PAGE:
Carnivorous Plants/Nepenthe's Truncata Stem Snapped
QUESTION: Hi Sarracenia Northwest,
My Truncata Stem was snapped on July 13. I tried to mend it by putting cling wrap around the break and made as solid of a stent as I could. The plant seemed to be recovering but within the last few weeks has been slowly getting worse. The leaves are becoming easier to bend and susceptible to what looks like insects that I am spraying for. The leaves are also curling. This was the plant that sparked my hobby so any help is greatly appreciated.
ANSWER: Hi Patrick,
Essentially what you were doing by trying to re-attach the broken branch is a graft. The techniques used for trees would probably work for Nepenthes, but it may or may not make it. It's hard to say. Grafts fail frequently on trees too. If it does fail, the plant will generate side shoots.
The leaf damage looks like it might have been from a leaf miner, a bug. Unless you see actual fungal presence, I wouldn't spray it. Also, your plant is in desperate need of transplanting. Considering how big Nepenthes truncata get, it needs a larger pot. Be sure to give these a very open soil media. If using typical long-fiber sphagnum mixes like ours it helps to add a little more perlite or some lava rock.
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QUESTION: Thank you for the quick response! My follow up question is two part.
First I decided to inspect the plant for fungus to make sure the spot where it snapped was still clean. Upon inspection I believe the plant is showing signs of root growth coming out of the top half of the break. After seeing that I put a combination of super thrive and distilled water on a paper towel and wrapped it onto the damaged portion and rebandaged with cling wrap, and today the plant's leaves are noticeably less curled. If it is indeed growing roots now what would you guys do in this situation? The stem is 3/4 snapped and there's still a little bit of tissue connecting the two halves.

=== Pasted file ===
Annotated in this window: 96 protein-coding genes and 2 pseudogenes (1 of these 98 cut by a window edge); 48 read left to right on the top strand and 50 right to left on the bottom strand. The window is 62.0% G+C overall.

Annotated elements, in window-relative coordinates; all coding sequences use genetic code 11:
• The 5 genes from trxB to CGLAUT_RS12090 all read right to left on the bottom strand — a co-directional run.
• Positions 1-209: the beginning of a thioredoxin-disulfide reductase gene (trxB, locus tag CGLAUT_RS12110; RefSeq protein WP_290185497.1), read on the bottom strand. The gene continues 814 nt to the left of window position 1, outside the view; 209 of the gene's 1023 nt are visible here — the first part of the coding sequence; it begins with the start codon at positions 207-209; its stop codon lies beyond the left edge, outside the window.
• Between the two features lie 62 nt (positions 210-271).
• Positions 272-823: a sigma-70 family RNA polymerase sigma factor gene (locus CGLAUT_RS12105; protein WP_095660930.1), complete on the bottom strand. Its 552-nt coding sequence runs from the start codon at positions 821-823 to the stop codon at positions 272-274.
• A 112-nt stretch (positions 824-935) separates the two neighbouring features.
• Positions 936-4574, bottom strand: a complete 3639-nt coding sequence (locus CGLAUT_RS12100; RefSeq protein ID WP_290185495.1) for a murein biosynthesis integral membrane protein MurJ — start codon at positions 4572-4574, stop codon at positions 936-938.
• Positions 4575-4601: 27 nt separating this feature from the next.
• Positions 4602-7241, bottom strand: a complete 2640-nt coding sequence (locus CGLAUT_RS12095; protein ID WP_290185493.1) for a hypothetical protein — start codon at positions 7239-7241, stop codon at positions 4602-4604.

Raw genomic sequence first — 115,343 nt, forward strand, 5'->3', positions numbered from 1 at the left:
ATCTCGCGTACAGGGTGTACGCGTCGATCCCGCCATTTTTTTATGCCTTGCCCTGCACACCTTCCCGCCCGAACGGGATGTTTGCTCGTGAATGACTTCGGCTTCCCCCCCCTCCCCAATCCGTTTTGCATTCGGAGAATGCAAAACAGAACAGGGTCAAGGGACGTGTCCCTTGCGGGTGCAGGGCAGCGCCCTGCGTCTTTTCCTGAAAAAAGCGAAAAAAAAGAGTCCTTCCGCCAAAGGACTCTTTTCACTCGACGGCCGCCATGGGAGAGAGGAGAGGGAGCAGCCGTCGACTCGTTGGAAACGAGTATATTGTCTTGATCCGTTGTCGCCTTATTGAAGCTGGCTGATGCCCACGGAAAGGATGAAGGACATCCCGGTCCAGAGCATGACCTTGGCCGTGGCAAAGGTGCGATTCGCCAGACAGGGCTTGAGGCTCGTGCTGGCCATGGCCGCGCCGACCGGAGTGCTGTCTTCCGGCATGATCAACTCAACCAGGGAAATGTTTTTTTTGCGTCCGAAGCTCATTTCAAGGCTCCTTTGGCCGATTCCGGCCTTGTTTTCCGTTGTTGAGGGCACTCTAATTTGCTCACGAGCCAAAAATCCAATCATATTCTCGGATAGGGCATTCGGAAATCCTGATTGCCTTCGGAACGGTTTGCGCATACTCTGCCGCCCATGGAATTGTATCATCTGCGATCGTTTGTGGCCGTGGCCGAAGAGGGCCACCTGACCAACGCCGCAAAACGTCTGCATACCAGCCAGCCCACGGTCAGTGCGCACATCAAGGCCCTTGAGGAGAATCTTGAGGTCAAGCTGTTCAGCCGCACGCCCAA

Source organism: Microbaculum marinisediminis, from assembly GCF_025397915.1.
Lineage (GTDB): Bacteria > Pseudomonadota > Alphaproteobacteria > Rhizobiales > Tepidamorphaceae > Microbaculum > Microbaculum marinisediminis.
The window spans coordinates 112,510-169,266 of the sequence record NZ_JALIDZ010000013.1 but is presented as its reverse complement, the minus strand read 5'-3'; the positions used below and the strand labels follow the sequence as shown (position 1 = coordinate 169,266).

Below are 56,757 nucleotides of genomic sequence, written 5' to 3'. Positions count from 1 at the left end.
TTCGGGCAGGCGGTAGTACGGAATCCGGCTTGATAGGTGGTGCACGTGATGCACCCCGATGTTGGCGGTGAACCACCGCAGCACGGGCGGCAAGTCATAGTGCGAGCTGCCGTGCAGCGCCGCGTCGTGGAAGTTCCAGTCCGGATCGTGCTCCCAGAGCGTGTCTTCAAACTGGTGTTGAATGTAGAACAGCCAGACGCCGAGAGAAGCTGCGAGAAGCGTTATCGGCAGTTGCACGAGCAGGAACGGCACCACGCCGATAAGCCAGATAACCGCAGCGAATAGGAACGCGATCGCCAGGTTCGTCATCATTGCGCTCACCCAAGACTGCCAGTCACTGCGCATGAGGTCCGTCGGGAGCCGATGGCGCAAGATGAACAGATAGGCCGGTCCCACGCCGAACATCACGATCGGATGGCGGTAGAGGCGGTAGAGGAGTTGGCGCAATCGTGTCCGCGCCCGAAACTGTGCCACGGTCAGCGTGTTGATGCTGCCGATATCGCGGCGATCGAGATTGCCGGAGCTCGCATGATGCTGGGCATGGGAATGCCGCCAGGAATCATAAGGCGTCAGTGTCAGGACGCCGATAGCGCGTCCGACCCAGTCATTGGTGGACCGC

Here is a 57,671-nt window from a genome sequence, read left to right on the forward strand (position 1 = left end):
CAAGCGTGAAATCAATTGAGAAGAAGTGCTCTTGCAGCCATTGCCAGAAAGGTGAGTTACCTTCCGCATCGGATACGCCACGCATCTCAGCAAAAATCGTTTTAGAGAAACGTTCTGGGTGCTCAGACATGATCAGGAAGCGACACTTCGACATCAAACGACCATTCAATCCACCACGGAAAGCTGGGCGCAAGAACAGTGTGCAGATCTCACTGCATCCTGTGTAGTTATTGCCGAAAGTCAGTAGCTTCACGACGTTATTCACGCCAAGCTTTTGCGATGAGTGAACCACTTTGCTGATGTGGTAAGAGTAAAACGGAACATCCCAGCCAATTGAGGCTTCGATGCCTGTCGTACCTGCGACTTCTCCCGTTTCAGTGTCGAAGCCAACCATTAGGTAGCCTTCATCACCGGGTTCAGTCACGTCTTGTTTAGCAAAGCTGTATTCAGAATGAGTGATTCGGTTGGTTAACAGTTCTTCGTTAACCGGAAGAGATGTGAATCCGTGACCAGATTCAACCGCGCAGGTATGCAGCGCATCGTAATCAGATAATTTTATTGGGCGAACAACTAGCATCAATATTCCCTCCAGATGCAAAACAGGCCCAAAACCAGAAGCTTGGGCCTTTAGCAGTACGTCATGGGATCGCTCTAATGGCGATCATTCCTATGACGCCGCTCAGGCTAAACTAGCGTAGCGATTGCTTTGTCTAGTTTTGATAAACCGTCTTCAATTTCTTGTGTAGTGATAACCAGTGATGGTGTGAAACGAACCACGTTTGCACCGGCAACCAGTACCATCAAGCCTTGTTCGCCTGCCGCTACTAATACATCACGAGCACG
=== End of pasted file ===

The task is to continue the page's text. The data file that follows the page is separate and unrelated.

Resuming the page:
The second part is that I was planning on repotting it back in August and have the tropical mix you sell as well as the 5 and 6 inch pots, but then the stem snapped and I was reluctant to go ahead with the repotting due to the plant already being stressed from the break. Should I go ahead and repot it anyways?
From your first question I didn't realize that the stem was still partially attached. That makes a big difference. With some cambium tissue still intact, the stem often will still survive. By using the damp wrap with Superthrive, you essentially did and air layer. It's quite possible that it is trying to root. What you will want to do is keep it wrapped and damp, by adding a layer of plastic wrap around the break. You'll need to give it a few more weeks, and you should have roots protruding. Typically the area is packed with damp sphagnum moss then wrapped to encourage root development. Here's some helpful information: http://www.cpukforum.com/forum/index.php?showtopic=8130
After about another month, if you have roots, you can severe the stem just below the break, plant it, and you'll have two plants.
I would wait until you finish this rooting process before doing a transplant to minimize disturbance.